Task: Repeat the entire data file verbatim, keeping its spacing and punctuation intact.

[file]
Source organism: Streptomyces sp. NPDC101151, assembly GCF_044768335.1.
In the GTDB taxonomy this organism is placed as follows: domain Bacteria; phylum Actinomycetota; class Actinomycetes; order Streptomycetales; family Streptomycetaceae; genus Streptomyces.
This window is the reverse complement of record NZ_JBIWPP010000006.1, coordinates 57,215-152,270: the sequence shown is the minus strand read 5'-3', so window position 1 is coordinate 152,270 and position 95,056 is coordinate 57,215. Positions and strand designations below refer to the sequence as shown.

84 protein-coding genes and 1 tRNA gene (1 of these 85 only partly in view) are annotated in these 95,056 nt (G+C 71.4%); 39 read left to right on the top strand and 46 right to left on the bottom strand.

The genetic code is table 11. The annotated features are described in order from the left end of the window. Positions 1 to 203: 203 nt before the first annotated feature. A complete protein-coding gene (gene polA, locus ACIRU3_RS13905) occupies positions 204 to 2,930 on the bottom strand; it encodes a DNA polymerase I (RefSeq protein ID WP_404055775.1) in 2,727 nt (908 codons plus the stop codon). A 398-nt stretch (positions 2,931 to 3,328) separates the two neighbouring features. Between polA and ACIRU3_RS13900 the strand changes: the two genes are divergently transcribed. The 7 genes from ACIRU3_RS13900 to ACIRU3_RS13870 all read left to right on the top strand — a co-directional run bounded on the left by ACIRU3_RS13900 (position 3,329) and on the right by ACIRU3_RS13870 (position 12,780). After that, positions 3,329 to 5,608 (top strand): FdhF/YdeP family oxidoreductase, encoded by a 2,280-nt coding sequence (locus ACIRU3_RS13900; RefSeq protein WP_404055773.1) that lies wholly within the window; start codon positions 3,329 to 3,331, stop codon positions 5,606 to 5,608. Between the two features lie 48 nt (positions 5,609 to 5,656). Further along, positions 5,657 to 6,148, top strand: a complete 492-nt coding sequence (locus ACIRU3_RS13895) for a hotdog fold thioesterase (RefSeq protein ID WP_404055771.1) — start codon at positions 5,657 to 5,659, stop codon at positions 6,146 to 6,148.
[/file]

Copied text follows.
Source organism: Streptomyces sp. NPDC101151, assembly GCF_044768335.1.
In the GTDB taxonomy this organism is placed as follows: domain Bacteria; phylum Actinomycetota; class Actinomycetes; order Streptomycetales; family Streptomycetaceae; genus Streptomyces.
This window is the reverse complement of record NZ_JBIWPP010000006.1, coordinates 57,215-152,270: the sequence shown is the minus strand read 5'-3', so window position 1 is coordinate 152,270 and position 95,056 is coordinate 57,215. Positions and strand designations below refer to the sequence as shown.

84 protein-coding genes and 1 tRNA gene (1 of these 85 only partly in view) are annotated in these 95,056 nt (G+C 71.4%); 39 read left to right on the top strand and 46 right to left on the bottom strand.

The genetic code is table 11. The annotated features are described in order from the left end of the window. Positions 1 to 203: 203 nt before the first annotated feature. A complete protein-coding gene (gene polA, locus ACIRU3_RS13905) occupies positions 204 to 2,930 on the bottom strand; it encodes a DNA polymerase I (RefSeq protein ID WP_404055775.1) in 2,727 nt (908 codons plus the stop codon). A 398-nt stretch (positions 2,931 to 3,328) separates the two neighbouring features. Between polA and ACIRU3_RS13900 the strand changes: the two genes are divergently transcribed. The 7 genes from ACIRU3_RS13900 to ACIRU3_RS13870 all read left to right on the top strand — a co-directional run bounded on the left by ACIRU3_RS13900 (position 3,329) and on the right by ACIRU3_RS13870 (position 12,780). After that, positions 3,329 to 5,608 (top strand): FdhF/YdeP family oxidoreductase, encoded by a 2,280-nt coding sequence (locus ACIRU3_RS13900; RefSeq protein WP_404055773.1) that lies wholly within the window; start codon positions 3,329 to 3,331, stop codon positions 5,606 to 5,608. Between the two features lie 48 nt (positions 5,609 to 5,656). Further along, positions 5,657 to 6,148, top strand: a complete 492-nt coding sequence (locus ACIRU3_RS13895) for a hotdog fold thioesterase (RefSeq protein ID WP_404055771.1) — start codon at positions 5,657 to 5,659, stop codon at positions 6,146 to 6,148.